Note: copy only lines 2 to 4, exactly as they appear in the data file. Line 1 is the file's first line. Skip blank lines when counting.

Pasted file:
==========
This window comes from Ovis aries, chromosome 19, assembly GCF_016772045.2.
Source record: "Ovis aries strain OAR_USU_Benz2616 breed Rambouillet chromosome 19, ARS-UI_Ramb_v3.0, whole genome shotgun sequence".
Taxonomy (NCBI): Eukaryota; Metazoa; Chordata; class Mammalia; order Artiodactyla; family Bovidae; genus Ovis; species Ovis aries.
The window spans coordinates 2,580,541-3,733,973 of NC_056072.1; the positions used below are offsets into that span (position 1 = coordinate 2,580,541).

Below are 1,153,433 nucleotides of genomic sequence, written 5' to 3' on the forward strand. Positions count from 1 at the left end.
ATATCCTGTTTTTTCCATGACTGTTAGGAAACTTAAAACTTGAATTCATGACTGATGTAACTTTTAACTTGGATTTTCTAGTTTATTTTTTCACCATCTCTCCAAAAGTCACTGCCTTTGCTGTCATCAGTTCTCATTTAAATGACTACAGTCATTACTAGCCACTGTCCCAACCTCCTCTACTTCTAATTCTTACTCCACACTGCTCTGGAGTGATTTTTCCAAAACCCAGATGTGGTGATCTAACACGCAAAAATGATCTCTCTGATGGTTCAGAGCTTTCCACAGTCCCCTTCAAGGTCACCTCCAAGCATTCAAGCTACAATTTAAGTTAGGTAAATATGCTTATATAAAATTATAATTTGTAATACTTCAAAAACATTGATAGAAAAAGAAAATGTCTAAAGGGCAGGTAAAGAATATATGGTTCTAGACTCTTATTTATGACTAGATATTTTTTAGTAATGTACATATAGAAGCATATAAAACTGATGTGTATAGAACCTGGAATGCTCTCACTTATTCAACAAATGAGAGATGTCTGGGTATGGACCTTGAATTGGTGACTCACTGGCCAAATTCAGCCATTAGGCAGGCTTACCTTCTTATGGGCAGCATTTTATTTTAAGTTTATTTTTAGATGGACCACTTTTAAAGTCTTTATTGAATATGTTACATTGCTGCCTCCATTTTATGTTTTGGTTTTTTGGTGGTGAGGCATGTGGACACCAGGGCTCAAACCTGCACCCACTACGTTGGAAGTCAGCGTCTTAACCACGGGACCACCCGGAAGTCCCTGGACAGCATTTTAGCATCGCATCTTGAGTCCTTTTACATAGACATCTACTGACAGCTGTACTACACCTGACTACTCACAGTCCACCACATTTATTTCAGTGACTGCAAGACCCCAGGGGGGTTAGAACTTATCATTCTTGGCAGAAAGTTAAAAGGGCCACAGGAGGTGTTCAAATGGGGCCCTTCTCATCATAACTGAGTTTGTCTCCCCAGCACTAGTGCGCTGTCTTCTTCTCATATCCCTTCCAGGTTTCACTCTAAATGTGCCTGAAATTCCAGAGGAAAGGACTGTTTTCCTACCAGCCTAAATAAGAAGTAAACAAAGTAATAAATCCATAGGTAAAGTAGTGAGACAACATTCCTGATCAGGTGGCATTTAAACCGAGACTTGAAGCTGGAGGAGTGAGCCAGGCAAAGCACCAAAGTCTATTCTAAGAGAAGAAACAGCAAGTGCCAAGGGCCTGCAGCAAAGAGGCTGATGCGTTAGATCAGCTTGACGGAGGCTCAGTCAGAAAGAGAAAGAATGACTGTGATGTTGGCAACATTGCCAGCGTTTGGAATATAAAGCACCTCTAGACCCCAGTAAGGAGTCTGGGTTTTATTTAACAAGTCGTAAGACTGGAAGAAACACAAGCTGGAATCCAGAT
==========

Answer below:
Source record: "Ovis aries strain OAR_USU_Benz2616 breed Rambouillet chromosome 19, ARS-UI_Ramb_v3.0, whole genome shotgun sequence".
Taxonomy (NCBI): Eukaryota; Metazoa; Chordata; class Mammalia; order Artiodactyla; family Bovidae; genus Ovis; species Ovis aries.
The window spans coordinates 2,580,541-3,733,973 of NC_056072.1; the positions used below are offsets into that span (position 1 = coordinate 2,580,541).